- Peninei Halakha
Technically, there is no obligation to sleep or lie on the ground on Tisha Be-Av. This is because the Sages’ statement, "All mitzvot that apply to a mourner apply on Tisha Be-Av" (Ta’anit 30a), refers only to prohibitions, like washing, anointing oneself, wearing high-quality shoes, engaging in sexual relations, greeting others, and studying Torah. However, the mitzvot that a mourner must observe, like turning over his bed and sitting on the floor, technically do not apply on Tisha Be-Av (Tur §555). Nonetheless, it is customary to express our mourning on Tisha Be-Av in the way we lie down and sit as well. Since this law is based on custom, however, it is more lenient than the other prohibitions, as we will explain presently.
Some people sleep on the ground on Tisha Be-Av; others sleep without a pillow; still others place a stone beneath their heads (sa 555:2). One who finds it difficult to sleep in this manner may sleep normally (mb 555:6). The prevalent custom is to place one’s mattress on the ground, thus precluding the need to remove one’s pillow. It is best to place a stone underneath the mattress. This way, one observes the custom of mourning without making it too difficult to fall asleep.
It is customary to sit on the ground like mourners on Tisha Be-Av. However, since there is technically no halakhic obligation to do so, we are not stringent about this for the entire day (Baĥ 559:1). The Ashkenazic custom is to sit on the ground until midday, while the Sephardic custom is to do so until Minĥa (sa and Rema 559:3). Thus, one who takes a nap in the afternoon does not need to place his mattress on the ground.15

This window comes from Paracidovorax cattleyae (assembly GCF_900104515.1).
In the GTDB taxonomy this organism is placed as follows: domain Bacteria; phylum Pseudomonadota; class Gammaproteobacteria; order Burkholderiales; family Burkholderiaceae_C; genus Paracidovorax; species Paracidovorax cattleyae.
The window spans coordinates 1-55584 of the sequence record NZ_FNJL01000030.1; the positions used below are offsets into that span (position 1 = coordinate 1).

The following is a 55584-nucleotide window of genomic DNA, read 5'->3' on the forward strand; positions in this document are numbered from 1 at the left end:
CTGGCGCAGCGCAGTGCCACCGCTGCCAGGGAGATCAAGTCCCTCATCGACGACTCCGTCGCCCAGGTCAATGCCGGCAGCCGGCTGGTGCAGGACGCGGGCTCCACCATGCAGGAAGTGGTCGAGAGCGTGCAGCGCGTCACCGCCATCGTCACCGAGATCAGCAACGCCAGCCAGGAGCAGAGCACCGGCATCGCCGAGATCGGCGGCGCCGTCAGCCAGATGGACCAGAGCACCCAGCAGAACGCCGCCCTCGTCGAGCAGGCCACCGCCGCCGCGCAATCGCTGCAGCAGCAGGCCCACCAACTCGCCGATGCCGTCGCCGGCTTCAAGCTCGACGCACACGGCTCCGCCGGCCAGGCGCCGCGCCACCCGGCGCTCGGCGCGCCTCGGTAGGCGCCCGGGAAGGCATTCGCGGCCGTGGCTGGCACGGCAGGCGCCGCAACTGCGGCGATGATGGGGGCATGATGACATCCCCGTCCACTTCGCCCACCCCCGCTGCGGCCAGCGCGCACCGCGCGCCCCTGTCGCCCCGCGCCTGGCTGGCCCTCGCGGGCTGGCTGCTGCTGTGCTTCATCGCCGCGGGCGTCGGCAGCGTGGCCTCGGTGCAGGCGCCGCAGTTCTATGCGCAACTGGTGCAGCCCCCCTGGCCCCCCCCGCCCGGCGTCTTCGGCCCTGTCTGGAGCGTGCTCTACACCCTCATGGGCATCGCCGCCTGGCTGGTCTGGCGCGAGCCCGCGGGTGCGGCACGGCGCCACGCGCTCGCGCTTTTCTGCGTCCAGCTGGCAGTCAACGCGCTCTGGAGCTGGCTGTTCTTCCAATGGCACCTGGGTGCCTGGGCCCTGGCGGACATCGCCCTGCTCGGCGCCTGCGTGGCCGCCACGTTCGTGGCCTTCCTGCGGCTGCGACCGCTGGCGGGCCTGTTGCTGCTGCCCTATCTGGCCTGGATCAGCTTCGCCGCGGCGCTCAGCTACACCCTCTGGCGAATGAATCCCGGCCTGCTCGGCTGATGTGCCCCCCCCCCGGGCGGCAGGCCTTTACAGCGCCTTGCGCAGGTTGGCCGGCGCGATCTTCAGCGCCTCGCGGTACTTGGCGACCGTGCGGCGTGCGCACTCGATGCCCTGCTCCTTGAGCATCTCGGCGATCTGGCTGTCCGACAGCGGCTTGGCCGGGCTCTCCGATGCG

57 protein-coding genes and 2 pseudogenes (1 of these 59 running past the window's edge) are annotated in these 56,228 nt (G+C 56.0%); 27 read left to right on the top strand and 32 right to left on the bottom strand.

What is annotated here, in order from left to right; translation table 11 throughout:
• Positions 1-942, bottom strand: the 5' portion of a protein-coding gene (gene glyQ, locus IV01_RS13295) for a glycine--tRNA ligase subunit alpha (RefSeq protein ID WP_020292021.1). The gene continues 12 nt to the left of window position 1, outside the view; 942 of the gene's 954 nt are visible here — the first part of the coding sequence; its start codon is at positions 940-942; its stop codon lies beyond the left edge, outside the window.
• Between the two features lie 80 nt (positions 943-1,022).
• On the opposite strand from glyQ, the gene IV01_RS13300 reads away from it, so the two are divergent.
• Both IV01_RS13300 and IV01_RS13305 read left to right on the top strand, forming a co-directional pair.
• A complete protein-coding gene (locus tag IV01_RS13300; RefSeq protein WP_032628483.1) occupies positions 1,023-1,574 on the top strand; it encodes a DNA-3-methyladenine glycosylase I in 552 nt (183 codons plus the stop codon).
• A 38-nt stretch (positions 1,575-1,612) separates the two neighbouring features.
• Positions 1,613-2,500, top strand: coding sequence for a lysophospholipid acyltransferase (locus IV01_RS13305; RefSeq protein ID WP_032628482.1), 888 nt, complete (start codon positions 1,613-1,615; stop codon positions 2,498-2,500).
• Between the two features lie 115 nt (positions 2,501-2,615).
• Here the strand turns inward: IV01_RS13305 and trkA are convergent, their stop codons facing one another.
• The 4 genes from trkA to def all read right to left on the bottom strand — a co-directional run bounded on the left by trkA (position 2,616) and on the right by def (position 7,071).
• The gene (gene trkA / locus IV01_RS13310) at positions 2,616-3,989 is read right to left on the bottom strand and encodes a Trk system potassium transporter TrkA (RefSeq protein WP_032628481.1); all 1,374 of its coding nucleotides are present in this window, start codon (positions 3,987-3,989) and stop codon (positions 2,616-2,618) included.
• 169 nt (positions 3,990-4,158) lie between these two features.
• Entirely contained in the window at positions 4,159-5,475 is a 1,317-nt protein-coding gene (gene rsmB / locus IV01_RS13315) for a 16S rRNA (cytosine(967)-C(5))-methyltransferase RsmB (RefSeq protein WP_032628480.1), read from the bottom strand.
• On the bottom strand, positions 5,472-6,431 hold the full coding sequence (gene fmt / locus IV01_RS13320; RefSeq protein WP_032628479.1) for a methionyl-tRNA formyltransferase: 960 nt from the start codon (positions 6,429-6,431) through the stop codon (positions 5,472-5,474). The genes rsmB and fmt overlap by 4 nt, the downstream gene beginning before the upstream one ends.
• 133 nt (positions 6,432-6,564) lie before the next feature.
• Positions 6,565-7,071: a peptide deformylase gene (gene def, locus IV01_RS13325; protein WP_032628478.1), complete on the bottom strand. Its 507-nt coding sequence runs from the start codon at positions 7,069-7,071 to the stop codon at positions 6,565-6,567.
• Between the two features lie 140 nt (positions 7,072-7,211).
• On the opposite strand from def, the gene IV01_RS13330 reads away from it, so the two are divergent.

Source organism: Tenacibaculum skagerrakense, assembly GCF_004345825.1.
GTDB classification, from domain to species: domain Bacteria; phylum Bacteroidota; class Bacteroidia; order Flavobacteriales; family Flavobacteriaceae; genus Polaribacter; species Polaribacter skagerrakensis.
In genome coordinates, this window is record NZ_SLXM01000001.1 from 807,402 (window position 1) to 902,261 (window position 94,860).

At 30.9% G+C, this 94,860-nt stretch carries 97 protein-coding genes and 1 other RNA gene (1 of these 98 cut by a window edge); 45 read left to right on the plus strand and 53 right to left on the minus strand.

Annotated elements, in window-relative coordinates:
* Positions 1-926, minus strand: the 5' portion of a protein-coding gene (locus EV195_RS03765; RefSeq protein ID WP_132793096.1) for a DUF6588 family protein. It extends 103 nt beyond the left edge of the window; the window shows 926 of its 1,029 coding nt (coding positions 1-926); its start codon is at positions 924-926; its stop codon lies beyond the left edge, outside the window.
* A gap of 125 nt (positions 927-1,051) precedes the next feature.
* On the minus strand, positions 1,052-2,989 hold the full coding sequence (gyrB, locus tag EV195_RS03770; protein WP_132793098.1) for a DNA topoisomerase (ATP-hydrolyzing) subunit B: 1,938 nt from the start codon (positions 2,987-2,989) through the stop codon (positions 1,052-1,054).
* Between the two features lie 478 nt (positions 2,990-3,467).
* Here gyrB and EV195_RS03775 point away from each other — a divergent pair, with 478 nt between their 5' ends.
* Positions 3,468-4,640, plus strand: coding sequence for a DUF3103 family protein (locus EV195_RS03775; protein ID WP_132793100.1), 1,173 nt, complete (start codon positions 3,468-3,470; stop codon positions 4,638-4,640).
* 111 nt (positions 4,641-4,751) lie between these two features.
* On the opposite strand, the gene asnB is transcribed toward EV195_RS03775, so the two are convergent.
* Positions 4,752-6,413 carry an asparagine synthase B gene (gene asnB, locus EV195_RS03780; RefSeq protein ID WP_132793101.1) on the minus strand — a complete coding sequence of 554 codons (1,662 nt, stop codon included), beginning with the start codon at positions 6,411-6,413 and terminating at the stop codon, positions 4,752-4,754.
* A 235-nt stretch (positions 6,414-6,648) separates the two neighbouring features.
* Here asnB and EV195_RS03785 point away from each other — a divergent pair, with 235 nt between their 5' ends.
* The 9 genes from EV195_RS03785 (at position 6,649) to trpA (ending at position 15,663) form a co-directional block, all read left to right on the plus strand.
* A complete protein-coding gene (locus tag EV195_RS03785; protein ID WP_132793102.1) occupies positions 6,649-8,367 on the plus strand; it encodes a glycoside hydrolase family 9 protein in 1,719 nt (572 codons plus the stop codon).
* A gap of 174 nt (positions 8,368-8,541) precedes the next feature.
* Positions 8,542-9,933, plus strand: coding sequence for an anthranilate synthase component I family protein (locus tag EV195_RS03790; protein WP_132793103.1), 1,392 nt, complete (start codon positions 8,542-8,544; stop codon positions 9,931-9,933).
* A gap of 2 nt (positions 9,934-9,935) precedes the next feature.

We already learned (above 9:3) that some have a kabbalistic custom to refrain from sitting on the ground without a piece of cloth or wood between one’s body and the floor (Birkei Yosef 555:8). If the floor is tiled, however, many poskim maintain that there is no need for a separation, even according to Kabbala. Some are meticulous and use a separation even on tiled floors.
Since there is technically no obligation to sit on the ground, one may sit on a small cushion or a low bench, but they should preferably be no higher than a tefaĥ (handbreadth) off the ground. If it is difficult to sit so low, one may be lenient and sit on a chair that is less than three tefaĥim high. If even this is difficult, one may sit on a chair that is slightly higher than three tefaĥim.16 Sitting on stairs is considered sitting on the ground, because people step on them (Mekor Ĥayim).
Pregnant women, elderly people, sick people, and those who suffer from back pain – who find it difficult to sit on a low chair – may sit on regular chairs (ahs yd 387:3).
Some rule that one may sit on a chair immediately after he is finished reciting Kinot. This is the opinion of Sefer Ha-brit, and it is also implied in Sofrim 18:7. Those who find it difficult to sit on the ground may rely on this ruling. Sephardim, as well, may be lenient, in a time of need, starting midday, or half an hour after midday, which is the earliest time one can pray Minĥa.↩︎
Maharil sat directly on the ground, but since there is no obligation to do so, ma 559:2 allows one to sit on a cushion. Ben Ish Ĥai, Year 1, Devarim 20 states that it should be no higher than a tefaĥ. Many are lenient and permit up to three tefaĥim, which is viewed as still attached to the ground (based on the principle of lavud), and Ĥazon Ish permits even more than three tefaĥim. mb 559:11 and sht ad loc. 9 permit one to sit on a low bench (which would likely be higher than three tefaĥim) in a time of need. Regarding the kabbalistic custom not to sit directly on the ground, see Kaf Ha-ĥayim 552:39, which states that there is no obligation to use a separation when sitting on tiled floors. However, it is best to be stringent, when possible.↩︎